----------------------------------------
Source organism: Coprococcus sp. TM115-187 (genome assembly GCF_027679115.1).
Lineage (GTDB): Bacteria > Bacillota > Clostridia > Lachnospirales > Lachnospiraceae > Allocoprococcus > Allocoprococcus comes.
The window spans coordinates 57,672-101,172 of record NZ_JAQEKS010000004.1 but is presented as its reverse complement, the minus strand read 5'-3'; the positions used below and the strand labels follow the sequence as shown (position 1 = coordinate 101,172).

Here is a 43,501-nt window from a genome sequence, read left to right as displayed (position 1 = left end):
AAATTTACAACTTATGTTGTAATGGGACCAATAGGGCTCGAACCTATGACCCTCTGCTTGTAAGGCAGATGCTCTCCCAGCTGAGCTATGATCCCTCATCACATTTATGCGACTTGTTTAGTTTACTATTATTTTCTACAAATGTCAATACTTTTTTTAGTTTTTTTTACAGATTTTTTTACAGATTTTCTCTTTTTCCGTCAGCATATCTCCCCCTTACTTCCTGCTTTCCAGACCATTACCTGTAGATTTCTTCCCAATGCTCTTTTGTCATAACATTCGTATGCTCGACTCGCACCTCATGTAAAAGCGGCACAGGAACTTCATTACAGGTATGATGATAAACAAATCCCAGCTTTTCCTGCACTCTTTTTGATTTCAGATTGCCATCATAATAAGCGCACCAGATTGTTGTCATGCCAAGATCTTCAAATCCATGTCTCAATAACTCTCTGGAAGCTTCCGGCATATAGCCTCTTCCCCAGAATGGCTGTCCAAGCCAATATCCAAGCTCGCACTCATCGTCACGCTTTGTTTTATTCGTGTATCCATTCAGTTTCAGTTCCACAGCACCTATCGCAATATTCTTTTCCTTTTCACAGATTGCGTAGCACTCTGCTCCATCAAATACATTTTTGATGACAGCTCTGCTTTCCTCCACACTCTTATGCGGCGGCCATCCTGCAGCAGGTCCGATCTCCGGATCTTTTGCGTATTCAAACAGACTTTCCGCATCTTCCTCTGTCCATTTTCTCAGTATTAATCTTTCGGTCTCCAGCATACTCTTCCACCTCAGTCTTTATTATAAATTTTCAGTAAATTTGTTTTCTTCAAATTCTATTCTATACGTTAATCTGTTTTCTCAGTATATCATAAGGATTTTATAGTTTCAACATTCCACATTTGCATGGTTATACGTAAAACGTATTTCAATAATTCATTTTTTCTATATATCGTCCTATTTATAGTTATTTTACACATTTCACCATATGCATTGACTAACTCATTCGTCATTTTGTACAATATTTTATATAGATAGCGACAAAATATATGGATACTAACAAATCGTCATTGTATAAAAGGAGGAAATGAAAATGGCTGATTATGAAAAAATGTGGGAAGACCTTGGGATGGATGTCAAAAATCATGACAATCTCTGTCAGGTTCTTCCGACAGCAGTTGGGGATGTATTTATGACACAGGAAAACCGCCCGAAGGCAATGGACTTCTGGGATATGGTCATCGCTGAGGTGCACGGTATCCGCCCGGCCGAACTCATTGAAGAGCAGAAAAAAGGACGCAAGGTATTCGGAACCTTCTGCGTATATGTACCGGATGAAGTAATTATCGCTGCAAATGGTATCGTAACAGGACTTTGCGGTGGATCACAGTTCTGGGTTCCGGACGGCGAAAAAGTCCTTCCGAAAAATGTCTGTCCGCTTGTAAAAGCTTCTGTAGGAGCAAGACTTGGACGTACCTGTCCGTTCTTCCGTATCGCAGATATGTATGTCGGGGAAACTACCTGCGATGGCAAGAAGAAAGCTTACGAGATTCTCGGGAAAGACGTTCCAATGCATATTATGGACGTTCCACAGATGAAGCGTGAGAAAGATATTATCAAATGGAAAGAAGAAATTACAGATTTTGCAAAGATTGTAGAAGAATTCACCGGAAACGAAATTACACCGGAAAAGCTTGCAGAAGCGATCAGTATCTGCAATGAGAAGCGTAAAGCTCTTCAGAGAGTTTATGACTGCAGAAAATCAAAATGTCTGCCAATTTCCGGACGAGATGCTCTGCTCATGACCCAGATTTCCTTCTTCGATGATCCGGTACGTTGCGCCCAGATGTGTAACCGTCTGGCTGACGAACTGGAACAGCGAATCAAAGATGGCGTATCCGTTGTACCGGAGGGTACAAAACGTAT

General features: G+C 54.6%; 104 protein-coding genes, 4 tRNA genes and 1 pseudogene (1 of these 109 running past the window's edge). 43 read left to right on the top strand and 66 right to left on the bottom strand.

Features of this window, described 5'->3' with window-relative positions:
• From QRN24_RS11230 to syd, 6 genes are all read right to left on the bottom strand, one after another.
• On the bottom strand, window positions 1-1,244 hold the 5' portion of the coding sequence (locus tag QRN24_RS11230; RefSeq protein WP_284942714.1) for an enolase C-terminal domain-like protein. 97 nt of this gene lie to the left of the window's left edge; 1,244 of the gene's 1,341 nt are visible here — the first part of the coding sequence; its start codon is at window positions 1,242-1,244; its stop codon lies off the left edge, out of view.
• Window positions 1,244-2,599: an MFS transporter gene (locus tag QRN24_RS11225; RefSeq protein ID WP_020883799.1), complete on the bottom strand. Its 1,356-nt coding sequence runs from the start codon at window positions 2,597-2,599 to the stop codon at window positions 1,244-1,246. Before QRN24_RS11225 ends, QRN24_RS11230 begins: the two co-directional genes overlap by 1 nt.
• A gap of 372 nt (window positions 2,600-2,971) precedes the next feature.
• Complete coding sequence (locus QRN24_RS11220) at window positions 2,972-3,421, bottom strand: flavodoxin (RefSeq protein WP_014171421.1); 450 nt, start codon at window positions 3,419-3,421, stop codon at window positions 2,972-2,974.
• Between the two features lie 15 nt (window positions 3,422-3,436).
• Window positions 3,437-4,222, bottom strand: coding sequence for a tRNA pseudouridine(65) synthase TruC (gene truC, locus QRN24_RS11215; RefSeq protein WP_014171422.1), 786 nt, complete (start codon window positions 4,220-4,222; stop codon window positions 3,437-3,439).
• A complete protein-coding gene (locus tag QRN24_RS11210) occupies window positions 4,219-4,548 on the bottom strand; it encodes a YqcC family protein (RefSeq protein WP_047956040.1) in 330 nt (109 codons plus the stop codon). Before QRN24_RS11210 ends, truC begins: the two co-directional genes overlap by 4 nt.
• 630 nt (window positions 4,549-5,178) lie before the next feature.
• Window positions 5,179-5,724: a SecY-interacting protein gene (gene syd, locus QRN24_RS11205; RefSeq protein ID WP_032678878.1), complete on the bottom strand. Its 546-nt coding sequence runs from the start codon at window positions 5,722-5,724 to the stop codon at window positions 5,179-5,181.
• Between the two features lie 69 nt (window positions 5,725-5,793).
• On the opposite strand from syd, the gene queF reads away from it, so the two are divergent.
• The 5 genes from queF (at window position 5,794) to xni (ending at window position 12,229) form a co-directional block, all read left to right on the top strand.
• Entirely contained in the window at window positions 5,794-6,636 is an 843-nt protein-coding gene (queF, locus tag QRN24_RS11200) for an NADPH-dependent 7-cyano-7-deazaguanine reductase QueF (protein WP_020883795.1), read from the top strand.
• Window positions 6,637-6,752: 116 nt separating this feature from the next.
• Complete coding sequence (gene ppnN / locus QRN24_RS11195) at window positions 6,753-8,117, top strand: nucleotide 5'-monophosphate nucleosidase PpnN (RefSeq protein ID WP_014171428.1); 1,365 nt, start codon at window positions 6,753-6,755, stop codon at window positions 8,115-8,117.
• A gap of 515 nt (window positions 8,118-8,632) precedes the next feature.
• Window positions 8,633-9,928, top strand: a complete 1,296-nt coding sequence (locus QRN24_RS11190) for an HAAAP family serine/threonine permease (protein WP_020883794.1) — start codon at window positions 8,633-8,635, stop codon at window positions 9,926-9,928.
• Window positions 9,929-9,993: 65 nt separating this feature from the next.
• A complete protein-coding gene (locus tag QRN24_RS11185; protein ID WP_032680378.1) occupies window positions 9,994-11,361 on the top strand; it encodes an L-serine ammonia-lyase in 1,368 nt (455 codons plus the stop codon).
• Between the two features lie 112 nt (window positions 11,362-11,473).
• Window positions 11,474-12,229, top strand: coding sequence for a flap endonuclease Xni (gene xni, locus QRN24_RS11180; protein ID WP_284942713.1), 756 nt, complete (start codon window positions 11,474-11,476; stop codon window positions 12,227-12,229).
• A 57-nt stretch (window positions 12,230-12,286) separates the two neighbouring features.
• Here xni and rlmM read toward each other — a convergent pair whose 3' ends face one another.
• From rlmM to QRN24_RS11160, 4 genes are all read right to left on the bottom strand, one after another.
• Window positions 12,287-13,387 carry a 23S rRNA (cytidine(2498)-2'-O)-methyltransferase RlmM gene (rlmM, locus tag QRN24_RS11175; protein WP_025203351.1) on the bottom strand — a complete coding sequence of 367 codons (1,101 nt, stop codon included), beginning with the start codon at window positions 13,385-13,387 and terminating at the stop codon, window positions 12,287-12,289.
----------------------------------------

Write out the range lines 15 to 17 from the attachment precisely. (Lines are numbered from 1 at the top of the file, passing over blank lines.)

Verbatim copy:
• A complete protein-coding gene (locus tag QRN24_RS11210) occupies window positions 4,219-4,548 on the bottom strand; it encodes a YqcC family protein (RefSeq protein WP_047956040.1) in 330 nt (109 codons plus the stop codon). Before QRN24_RS11210 ends, truC begins: the two co-directional genes overlap by 4 nt.
• 630 nt (window positions 4,549-5,178) lie before the next feature.
• Window positions 5,179-5,724: a SecY-interacting protein gene (gene syd, locus QRN24_RS11205; RefSeq protein ID WP_032678878.1), complete on the bottom strand. Its 546-nt coding sequence runs from the start codon at window positions 5,722-5,724 to the stop codon at window positions 5,179-5,181.